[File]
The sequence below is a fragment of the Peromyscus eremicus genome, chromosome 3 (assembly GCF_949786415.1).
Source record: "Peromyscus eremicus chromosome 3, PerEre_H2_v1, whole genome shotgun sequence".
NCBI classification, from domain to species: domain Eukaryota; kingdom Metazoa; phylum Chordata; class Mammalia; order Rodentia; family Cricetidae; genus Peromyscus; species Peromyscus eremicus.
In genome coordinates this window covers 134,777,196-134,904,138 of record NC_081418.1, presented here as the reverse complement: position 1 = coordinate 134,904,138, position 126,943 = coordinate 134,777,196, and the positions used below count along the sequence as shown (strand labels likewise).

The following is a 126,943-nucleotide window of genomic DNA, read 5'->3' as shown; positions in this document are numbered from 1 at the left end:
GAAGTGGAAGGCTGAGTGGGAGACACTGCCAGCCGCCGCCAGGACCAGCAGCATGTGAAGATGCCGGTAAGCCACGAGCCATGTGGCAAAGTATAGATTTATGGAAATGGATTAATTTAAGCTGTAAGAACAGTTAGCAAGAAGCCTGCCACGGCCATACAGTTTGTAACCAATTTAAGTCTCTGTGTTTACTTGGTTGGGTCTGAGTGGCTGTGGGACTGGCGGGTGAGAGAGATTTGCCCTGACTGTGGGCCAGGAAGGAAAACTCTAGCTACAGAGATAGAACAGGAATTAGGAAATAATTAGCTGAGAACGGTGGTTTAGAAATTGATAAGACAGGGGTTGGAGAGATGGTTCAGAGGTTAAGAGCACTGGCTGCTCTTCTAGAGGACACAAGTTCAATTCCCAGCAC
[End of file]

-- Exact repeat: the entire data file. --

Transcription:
The sequence below is a fragment of the Peromyscus eremicus genome, chromosome 3 (assembly GCF_949786415.1).
Source record: "Peromyscus eremicus chromosome 3, PerEre_H2_v1, whole genome shotgun sequence".
NCBI classification, from domain to species: domain Eukaryota; kingdom Metazoa; phylum Chordata; class Mammalia; order Rodentia; family Cricetidae; genus Peromyscus; species Peromyscus eremicus.
In genome coordinates this window covers 134,777,196-134,904,138 of record NC_081418.1, presented here as the reverse complement: position 1 = coordinate 134,904,138, position 126,943 = coordinate 134,777,196, and the positions used below count along the sequence as shown (strand labels likewise).

The following is a 126,943-nucleotide window of genomic DNA, read 5'->3' as shown; positions in this document are numbered from 1 at the left end:
GAAGTGGAAGGCTGAGTGGGAGACACTGCCAGCCGCCGCCAGGACCAGCAGCATGTGAAGATGCCGGTAAGCCACGAGCCATGTGGCAAAGTATAGATTTATGGAAATGGATTAATTTAAGCTGTAAGAACAGTTAGCAAGAAGCCTGCCACGGCCATACAGTTTGTAACCAATTTAAGTCTCTGTGTTTACTTGGTTGGGTCTGAGTGGCTGTGGGACTGGCGGGTGAGAGAGATTTGCCCTGACTGTGGGCCAGGAAGGAAAACTCTAGCTACAGAGATAGAACAGGAATTAGGAAATAATTAGCTGAGAACGGTGGTTTAGAAATTGATAAGACAGGGGTTGGAGAGATGGTTCAGAGGTTAAGAGCACTGGCTGCTCTTCTAGAGGACACAAGTTCAATTCCCAGCAC